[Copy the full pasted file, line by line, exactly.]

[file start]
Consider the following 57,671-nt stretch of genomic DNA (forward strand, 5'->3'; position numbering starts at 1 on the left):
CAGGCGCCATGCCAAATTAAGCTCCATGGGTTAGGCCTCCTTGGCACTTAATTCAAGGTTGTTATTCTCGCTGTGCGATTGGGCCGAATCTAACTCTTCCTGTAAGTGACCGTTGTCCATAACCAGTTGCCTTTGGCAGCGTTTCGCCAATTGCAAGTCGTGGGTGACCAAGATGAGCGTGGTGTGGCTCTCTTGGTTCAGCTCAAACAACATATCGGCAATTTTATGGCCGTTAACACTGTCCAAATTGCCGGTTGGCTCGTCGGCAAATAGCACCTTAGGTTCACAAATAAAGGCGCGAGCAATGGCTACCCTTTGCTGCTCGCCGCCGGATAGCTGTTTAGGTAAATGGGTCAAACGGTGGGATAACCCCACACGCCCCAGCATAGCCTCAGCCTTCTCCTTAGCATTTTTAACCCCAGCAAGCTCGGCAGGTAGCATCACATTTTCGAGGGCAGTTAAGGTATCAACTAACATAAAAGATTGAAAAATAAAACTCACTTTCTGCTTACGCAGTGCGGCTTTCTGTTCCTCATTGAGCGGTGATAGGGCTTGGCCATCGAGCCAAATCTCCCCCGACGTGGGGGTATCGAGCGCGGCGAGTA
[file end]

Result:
Consider the following 57,671-nt stretch of genomic DNA (forward strand, 5'->3'; position numbering starts at 1 on the left):
CAGGCGCCATGCCAAATTAAGCTCCATGGGTTAGGCCTCCTTGGCACTTAATTCAAGGTTGTTATTCTCGCTGTGCGATTGGGCCGAATCTAACTCTTCCTGTAAGTGACCGTTGTCCATAACCAGTTGCCTTTGGCAGCGTTTCGCCAATTGCAAGTCGTGGGTGACCAAGATGAGCGTGGTGTGGCTCTCTTGGTTCAGCTCAAACAACATATCGGCAATTTTATGGCCGTTAACACTGTCCAAATTGCCGGTTGGCTCGTCGGCAAATAGCACCTTAGGTTCACAAATAAAGGCGCGAGCAATGGCTACCCTTTGCTGCTCGCCGCCGGATAGCTGTTTAGGTAAATGGGTCAAACGGTGGGATAACCCCACACGCCCCAGCATAGCCTCAGCCTTCTCCTTAGCATTTTTAACCCCAGCAAGCTCGGCAGGTAGCATCACATTTTCGAGGGCAGTTAAGGTATCAACTAACATAAAAGATTGAAAAATAAAACTCACTTTCTGCTTACGCAGTGCGGCTTTCTGTTCCTCATTGAGCGGTGATAGGGCTTGGCCATCGAGCCAAATCTCCCCCGACGTGGGGGTATCGAGCGCGGCGAGTA